How Big Is Utica Rome Speedway? [Facts!]

This week, Utica, New York is welcoming fans of all ages to the 107th Running of the World’s Most Famous Half-Mile Racetrack. Known as the Utica Rome Speedway, this quarter-mile dirt oval has been the site of some of the most famous races in American sports history, including the 1994 NASCAR Winston Cup Series season finale and the 2007 IndyCar National Championship. It is, in other words, one of the most important and historic sports venues in the country.

But how big is it really? Let’s examine the seating and facilities at Utica Rome to get an idea of how much space there is available for spectators, and how much room there is for participants to roam around during races.

The History Of The Track

The first organized motor-sports competition in New York took place in 1914, more than 50 years before the creation of the modern Indianapolis 500. An early version of the Indy 500, which was first held in 1909, was won by Barney Oldfield in a speedboat. The following year, a new type of racing was born when Louis Meyer, a newspaper editor and businessman, proposed a race that would combine road- and water-based elements, similar to motorsport events that were popular throughout Europe at the time. The result was a race that would last half a mile on a dirt surface and use boats to cross the Ohio River. Thus, the name “Rome Speedway” was given to this early version of the Indy 500. The first officially sanctioned Indianapolis 500 was held at the newly renamed, and now historic, Sports Arena in 1924. Since then, the race has been held there every year (a tradition that continues to this day).

It wasn’t until the 1950s that the term “half-mile” became commonplace when referring to the Rome Speedway. Back then, aircraft had replaced cars as the primary mode of transportation, and a few aviation-related events were still held at the airport at the time. As a result, the pavement was only 50 yards long, and all the cars were on the race track for the duration of the event. In other words, this was basically a quarter mile with a 10-yard buffer zone on either end.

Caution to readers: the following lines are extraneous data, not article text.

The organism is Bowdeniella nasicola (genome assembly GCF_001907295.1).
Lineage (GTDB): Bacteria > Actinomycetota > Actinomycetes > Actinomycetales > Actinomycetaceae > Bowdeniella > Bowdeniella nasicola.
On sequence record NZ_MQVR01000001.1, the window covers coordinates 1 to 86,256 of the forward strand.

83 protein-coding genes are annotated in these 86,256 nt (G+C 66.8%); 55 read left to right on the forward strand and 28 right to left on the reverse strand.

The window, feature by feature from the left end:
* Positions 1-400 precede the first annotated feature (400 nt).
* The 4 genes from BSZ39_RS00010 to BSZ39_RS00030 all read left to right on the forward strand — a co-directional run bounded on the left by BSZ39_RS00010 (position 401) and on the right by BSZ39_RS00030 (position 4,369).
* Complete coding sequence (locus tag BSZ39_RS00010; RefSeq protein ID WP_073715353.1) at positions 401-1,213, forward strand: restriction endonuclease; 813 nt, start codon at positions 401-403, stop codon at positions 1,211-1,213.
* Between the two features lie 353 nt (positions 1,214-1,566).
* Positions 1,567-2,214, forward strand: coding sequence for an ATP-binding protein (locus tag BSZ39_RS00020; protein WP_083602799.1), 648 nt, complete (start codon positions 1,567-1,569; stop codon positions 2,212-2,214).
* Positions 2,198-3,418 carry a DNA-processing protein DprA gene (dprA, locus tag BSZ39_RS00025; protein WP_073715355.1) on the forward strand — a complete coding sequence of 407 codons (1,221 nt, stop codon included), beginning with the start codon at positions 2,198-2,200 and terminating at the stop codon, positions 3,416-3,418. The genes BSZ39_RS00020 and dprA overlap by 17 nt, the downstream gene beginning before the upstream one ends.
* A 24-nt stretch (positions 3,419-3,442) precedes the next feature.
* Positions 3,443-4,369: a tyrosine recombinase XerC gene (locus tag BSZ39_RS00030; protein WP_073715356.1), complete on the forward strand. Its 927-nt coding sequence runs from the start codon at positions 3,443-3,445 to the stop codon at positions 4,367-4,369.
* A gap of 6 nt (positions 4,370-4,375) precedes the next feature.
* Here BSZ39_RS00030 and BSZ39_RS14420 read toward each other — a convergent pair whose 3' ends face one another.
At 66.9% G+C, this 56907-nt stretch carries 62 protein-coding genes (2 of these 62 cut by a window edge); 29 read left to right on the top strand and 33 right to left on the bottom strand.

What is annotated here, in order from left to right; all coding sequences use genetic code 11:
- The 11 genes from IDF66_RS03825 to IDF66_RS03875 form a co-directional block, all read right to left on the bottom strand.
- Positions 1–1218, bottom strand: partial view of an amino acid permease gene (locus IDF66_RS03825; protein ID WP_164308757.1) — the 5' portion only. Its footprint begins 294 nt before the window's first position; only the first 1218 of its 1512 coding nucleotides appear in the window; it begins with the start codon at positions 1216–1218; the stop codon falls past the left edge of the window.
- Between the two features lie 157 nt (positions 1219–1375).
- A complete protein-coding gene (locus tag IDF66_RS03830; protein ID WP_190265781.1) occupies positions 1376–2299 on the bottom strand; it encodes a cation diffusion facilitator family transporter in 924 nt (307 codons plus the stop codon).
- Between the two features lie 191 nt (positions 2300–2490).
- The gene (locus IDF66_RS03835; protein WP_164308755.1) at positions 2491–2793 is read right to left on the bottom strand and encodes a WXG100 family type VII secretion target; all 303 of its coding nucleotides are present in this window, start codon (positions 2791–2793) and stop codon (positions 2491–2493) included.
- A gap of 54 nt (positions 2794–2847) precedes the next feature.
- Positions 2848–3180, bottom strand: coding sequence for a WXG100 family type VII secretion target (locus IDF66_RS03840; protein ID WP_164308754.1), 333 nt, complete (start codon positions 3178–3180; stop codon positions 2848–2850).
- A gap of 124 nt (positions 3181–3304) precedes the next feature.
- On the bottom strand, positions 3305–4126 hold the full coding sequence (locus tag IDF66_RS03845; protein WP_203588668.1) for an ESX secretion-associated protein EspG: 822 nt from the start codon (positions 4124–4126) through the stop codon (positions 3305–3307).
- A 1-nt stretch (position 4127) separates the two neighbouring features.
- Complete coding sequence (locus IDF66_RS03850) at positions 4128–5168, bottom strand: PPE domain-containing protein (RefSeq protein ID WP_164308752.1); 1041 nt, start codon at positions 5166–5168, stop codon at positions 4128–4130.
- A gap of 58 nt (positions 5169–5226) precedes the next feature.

The Geography Of The Track

The Indianapolis 500, as well as other races at the historic venue, are staged inside a horseshoe-shaped grandstand, which was built in the 1950s and expanded in the 1990s. The stands are primarily made up of wood, metal, and concrete, which I guess you could describe as “midcentury modern.” Over the past several years, the top of the stand has been covered with aluminum foil and tinted windows to cut down on the heat island effect created by the pavement and lights. Around the track, there are also a few other grandstands that were built in the late 1950s and early 1960s along with a section of track known as the “island,” which was added in 1967.

These are the only two stands that are located on the same level as the spectator area, which occupies most of the rest of the track. Due to its semi-circle design, it doesn’t take very many seats to wrap around the entire oval. For those who can’t make it to the main stand, they can still catch the action from various locations around the track, including the “island”, “grove”, and “valley” areas near the exits. Finally, a word about the bathrooms…they used to be pretty bad. During the 1960s and 1970s, there wasn’t a lot of restroom space, so crews had to break down tents and other buildings or use portable toilets. These days, the bathrooms are pretty much up to modern standards, but there are still only a few and they’re not very luxurious. If they don’t have a shower, attendees are usually expected to head to the nearest carwash to wash off before heading to the track.

The Layout Of The Track

Like everything else at the venue, the layout of the track has changed a lot since its early days. When it first opened in 1924, there were no fences, guard rails, flaggers, or groomsmen. Back then, the track was open to fans, workers, and participants. The main reason for this is that the cars would often spin out or flip over during the events, so having the track open to outsiders was simply a matter of course.